It seems to me there are two fundamental elements needed to foster a society that values science. First, you need scientists that are able to translate the findings of their discipline to the general public. Second, you need a receptive general public.
If we want to live in a society that values science over ignorance
we need to find a way to encourage both of these elements.
There are science communicators like Carl Sagan who poetically describe our universe to us, people like Neil deGrass Tyson who connect science to our daily observations, and people like Bill Nye who physically show us how science works. But then there are the rest of us scientists who maybe don't quite have the same way with words, and who don't have the platform, and who maybe simply don't have the time or even sometimes the desire to dedicate every waking moment to being larger-than-life science communicators.
But just as we need Great science communicators we also need the everyday science-folk to pull their weight. Not every minute of everyday but enough that at least the people they frequently interact with learn something new about their discipline. I'm amazed that so many of my non-disaster friends have caught on the past few years and now recognize when the media reports disaster myths or uses the terms "emergency" and "catastrophe" incorrectly.
I strongly believe science communication is a responsibility of everyone involved in a science-based field. It's not enough for scientists to know science, the general public has to know it too. I'm lucky that most people find my area of study pretty interesting so I'm able to generate interest with relative ease. I've been able to integrate disasterology into the public through this blog and also through work that I've done through Extension Disaster Education Network, but honestly I haven't felt like that was enough.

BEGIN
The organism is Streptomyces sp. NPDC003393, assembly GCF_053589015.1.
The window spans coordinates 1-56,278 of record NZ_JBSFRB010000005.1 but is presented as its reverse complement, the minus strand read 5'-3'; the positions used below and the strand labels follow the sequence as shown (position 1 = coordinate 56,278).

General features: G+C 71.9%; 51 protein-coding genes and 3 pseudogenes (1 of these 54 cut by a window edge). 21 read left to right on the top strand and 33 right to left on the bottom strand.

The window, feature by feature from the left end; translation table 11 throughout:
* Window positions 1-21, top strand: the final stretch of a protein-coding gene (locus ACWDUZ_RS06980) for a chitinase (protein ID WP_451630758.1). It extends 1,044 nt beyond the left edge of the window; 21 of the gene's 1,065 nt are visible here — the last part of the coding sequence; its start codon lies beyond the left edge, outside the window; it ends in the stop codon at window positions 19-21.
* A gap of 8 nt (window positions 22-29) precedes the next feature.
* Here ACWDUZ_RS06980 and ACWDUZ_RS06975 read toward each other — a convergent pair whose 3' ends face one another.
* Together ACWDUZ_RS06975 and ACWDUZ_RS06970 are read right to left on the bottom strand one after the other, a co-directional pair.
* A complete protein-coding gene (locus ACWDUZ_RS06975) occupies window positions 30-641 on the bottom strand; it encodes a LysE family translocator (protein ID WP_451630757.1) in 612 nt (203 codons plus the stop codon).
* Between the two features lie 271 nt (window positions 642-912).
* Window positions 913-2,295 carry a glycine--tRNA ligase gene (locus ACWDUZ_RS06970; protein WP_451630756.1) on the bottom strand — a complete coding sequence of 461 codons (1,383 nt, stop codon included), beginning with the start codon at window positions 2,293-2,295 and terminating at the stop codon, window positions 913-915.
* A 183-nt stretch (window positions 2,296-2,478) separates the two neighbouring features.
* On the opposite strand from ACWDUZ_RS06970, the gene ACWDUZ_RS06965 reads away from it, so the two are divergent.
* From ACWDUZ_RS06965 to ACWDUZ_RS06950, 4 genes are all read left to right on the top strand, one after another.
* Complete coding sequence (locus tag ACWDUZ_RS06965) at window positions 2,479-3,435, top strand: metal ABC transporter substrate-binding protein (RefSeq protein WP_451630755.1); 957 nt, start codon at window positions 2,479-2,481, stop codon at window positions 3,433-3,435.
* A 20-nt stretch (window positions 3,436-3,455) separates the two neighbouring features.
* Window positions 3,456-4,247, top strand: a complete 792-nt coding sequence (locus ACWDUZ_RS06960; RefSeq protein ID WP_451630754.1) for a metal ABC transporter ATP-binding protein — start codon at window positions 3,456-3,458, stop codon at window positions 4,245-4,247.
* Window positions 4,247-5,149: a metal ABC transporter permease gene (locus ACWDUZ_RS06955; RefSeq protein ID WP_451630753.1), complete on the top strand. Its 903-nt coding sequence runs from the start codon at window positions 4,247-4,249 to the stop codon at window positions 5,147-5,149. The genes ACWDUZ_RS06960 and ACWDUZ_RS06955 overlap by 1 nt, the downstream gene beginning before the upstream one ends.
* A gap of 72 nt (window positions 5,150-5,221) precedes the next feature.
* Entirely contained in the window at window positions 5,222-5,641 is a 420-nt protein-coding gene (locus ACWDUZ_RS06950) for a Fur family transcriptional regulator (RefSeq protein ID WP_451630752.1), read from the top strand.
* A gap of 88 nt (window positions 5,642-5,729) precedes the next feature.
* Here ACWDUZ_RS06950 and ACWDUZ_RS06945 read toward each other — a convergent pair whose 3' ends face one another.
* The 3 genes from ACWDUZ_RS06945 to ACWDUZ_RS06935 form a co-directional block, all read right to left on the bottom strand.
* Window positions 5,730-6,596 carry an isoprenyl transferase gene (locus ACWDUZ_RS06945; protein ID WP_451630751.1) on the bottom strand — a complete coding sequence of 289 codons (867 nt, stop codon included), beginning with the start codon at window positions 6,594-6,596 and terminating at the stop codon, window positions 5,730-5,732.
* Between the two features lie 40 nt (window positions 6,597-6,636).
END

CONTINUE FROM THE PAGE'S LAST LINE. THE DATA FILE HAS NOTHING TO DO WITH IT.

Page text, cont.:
I also work as the Humanist Disaster Recovery Coordinator for Foundation Beyond Belief (I really owe y'all a blog post about the programs we have). Among my various responsibilities I run the Humanist Disaster Recovery Networ Facebook page. The page was just created a few weeks ago and as I thought about how we could best utilize our platform, it occurred to me that the page, which already has 600 followers has the potential for much more, mainly real SCIENCE COMMUNICATION.
I've created the following posting schedule (warning: brilliant alliterations ahead). We will also be featuring stories about recovery progress on the anniversaries of disasters. Our goal is to communicate the science behind disasters (I also write a monthly blog series, "The Science of Disasters" which you can find on the Foundation Beyond Belief Blog which gets more into specific research).
So I can be the scientist that translates the findings of disasterology if we can build a community that is a receptive general public. Starting this week check out the Humanist Disaster Recovery Network Facebook page and help us start building that community.
Mitigation Monday is the day to talk about mitigation, measures to reduce or eliminate the threat of a hazard, and related issues. Follow #MitigationMonday to see new articles posted each week.
Tutorial Tuesday is the day to talk about how to prepare ourselves, organizations, and communities to respond to and recover from a disaster in the future, and related issues. Follow #TutorialTuesday to see new articles posted each week.
Warming Wednesday is the day to talk about climate change and related issues. Follow #WarmingWednesday to see new articles posted each week.
Throwback Thursday is the day to talk about disasters of our past and related issues. Follow #DisasterThrowbackThursday to see new articles posted each week.
Follow Friday is the day to share about other people, groups, or communities that are involved in mitigating from, preparing for, responding to, and recovering from disasters and related issues. Follow #DisasterFollowFriday to see new articles posted each week.